College Football Armageddon (1 of 2)

English: Logo of the Southeastern Conference (...

Let’s talk college football today. As I type the winner of the SEC Championship game (Bama vs Georgia) will play Notre Dame in the BCS National Championship. Most arrogant SEC fans [redundant, I know] are thinking, “Of course a SEC team will be in the big game. That is the way it is supposed to be.” What all these SEC fans are failing to see is how they narrowly they dodged a bullet this year. They fail to see that the system is setting up to screw the SEC in the future. They fail to see that they are getting exactly what they have been asking for–college football Armageddon.


Two weeks ago [as I type, not as you read] Alabama lost to Texas A&M. Consequently they were ranked 4th in the BCS Rankings. If Ohio State were not on probation, Alabama would have been ranked 5th. Why is this significant? Because in 2014, had the season ended that week, the SEC would have been left out out of the national championship hunt. Starting in 2014, the top 4 teams get to play for the prize–everyone else plays for consolation prizes.

Luckily, #2 Oregon and #1 Kansas State lost in the same glorious night, putting Georgia and Alabama back in the hunt. Obviously, order was restored to the universe the way God intended.

However, I’m disturbed by SEC fans not recognizing this as a huge wake up call! This should have been eye opening! It should be obvious to them that the new system sets up football armageddon in the future, with the SEC not being represented in the national championship playoff!


This is an SEC fan’s exploding head when the SEC misses the playoff.

Earlier this year conference commissioners had a series of meetings discussing a new playoff format. Big Ten conference commissioner Jim Delany advocated that only conference champions be eligible to enter the playoff. SEC conference commissioner Mike Slive, of course did not support such a rule, as he had just witnessed and all SEC national championship game between LSU and Alabama a few months earlier.

Of course, Alabama fans vehemently were against such a rule, claiming “the playoff should have the four best teams”, and ignoring all practical considerations and the pitfalls of subjectivity and bias in determining who those four best teams are. Having a national championship game where one of the teams didn’t even win it’s conference–or even it’s division–does not challenge common sense to the Alabama fan base as it does to the rest of the country.

In short, Mike Slive and SEC fans were greedy, and created a system that allows for another all SEC national championship in the future under the new playoff system. Having an all SEC national championship game is the upside of the new system. They are failing to see the ominous downside.


Alabama being ranked 4 and Georgia being ranked 5, with undefeated Ohio State sitting on the sidelines on probation, should have been a huge wakeup call. It SHOULD BE apparent now how easy it would be for SEC to miss a national championship game under the new formula.

Assume that Ohio State were still eligible, that we were under the 2014 system, and the season ended in week 10. The rankings would have been as follows:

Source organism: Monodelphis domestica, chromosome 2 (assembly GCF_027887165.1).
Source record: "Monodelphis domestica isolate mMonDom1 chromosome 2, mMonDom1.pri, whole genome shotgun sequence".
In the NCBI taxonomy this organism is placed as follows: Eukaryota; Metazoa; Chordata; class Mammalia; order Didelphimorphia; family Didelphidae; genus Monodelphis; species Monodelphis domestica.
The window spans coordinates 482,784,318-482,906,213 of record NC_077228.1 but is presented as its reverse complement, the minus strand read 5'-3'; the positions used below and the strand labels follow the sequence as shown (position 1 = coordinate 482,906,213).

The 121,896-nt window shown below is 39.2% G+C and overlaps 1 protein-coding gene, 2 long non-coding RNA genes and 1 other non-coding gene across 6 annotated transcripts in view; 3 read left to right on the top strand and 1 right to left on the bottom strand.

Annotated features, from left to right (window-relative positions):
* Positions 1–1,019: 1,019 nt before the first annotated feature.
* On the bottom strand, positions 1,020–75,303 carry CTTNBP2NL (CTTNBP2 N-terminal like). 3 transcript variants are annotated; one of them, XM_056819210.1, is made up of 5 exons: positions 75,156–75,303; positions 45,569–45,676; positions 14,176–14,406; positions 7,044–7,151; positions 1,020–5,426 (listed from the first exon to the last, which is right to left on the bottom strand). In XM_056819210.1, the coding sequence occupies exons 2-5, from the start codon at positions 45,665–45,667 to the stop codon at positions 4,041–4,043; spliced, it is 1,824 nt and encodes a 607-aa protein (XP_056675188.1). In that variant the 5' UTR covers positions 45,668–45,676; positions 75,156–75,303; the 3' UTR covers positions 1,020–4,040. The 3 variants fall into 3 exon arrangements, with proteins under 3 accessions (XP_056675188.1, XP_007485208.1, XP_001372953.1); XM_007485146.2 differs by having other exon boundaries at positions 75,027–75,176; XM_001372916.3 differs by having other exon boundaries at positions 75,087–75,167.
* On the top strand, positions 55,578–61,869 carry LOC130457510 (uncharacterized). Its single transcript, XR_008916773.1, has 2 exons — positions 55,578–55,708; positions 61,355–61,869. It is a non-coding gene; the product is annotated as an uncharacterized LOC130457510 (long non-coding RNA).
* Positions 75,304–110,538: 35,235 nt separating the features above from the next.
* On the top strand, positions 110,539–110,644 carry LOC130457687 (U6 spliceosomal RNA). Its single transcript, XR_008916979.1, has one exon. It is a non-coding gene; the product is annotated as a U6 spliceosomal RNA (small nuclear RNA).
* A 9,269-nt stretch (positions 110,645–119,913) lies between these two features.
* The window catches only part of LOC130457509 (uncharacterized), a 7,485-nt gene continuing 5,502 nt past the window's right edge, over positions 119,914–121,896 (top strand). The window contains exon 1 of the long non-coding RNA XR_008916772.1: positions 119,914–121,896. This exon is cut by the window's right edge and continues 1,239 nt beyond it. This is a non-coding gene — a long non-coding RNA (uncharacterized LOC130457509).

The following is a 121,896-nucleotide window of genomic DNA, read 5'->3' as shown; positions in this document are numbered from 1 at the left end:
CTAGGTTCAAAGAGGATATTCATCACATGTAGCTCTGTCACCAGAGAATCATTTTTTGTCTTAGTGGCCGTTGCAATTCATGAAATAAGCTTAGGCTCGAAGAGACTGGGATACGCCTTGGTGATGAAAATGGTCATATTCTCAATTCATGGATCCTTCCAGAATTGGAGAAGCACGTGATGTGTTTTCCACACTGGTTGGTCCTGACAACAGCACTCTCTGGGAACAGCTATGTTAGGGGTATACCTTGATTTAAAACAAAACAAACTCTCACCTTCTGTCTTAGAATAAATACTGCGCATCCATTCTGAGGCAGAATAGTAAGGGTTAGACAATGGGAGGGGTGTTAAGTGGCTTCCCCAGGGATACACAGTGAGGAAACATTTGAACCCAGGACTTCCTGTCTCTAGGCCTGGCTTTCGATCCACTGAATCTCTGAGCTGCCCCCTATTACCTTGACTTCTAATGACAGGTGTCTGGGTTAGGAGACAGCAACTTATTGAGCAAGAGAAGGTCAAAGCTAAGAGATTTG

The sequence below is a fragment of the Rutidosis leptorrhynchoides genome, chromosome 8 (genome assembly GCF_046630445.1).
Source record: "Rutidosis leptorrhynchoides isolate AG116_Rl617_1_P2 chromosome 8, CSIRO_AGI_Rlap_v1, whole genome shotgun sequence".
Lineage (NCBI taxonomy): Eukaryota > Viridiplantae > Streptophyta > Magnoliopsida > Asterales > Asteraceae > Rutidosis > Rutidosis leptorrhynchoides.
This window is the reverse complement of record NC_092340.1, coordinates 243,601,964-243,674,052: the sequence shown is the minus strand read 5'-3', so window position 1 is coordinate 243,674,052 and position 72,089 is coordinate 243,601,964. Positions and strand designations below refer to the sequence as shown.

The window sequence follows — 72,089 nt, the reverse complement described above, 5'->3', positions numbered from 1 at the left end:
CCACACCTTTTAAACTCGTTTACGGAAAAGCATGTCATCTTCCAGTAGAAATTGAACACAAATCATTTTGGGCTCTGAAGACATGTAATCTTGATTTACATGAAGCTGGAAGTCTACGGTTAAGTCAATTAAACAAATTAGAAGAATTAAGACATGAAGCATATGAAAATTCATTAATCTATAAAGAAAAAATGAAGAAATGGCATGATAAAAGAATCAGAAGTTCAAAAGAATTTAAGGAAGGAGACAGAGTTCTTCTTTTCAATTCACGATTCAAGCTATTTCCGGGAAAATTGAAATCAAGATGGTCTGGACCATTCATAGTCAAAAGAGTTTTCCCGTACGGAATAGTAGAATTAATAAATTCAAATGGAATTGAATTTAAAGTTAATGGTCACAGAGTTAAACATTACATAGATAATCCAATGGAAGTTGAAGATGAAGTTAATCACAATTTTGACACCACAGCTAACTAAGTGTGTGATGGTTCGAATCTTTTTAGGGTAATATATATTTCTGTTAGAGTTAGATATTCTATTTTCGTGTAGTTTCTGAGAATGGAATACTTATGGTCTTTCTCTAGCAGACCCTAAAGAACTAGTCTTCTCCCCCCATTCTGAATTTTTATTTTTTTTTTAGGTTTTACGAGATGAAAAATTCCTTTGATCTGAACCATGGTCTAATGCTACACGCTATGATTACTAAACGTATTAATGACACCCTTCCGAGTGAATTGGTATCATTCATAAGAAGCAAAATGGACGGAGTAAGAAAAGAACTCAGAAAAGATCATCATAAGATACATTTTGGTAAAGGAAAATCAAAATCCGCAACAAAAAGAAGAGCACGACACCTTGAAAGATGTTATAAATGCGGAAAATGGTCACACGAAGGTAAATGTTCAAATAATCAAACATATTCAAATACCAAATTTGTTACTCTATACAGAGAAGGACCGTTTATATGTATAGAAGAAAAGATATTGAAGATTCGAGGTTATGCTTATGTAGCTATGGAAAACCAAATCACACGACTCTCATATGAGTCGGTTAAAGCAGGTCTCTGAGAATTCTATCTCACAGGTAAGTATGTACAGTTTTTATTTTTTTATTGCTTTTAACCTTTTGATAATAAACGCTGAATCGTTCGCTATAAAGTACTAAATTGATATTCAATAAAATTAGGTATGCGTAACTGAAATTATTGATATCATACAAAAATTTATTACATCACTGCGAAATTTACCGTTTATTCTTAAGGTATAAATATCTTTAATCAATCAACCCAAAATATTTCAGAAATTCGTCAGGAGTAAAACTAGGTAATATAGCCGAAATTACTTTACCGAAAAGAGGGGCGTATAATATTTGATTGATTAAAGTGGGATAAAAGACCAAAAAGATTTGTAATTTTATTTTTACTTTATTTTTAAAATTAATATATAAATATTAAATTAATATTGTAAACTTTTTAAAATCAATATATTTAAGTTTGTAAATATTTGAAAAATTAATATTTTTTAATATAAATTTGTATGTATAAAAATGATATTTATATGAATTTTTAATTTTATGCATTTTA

1. Kansas State 10-0
  2. Oregon 10-0
  3. Notre Dame 10-0
  4. Ohio State 10-0
  5. Alabama 9-1
  6. Georgia 9-1
  7. Florida 9-1
  8. LSU 8-2
  9. Texas A&M 8-2
  10. South Carolina 8-2

If this were 2014, and if the season ended that week, Kansas State, Oregon, Notre Dame, and Ohio State would go to the playoff. All six SEC teams listed above would be left out.

Does this pass the common sense test? For example, what would the line be if Alabama played Kansas State? What about Georgia versus Ohio State? Who would be favored to win? The SEC team would be favored to win of course.

The SEC would have the best teams and yet, as you can see, the system does present the distinct possibility that that the SEC will be left out in years to come. There are years in which the best SEC team has two losses. Under the current system there could easily be four undefeated or one loss teams in front of a two loss SEC team.


The solution to this dilemma is obvious and simple. Jim Delany had the right idea…only conference champions should be eligible to go to the playoff.

In such an example the criteria for deciding which four teams go to the playoff would be based as much on strength of the overall conference as much as the individual teams. If the SEC is the strongest conference, then the SEC champion should be represented regardless of how many losses they have.

All eleven conferences should be considered as well. For the odd year when Conference USA appears to be as strong as the ACC or Big Ten, then Conference USA’s champion should be considered in that year.

What about Notre Dame? — Screw Notre Dame. If they want to go to the playoff they should have to join a conference. FULLY join a conference, not this queer compromise shenanigan that they have managed to pull off with the ACC.

Tomorrow we will walk through further examples of Football Armageddon..

One thought on “College Football Armageddon (1 of 2)

  1. Pingback: Staying on Target: Why I Blog | Smooth ReEntry

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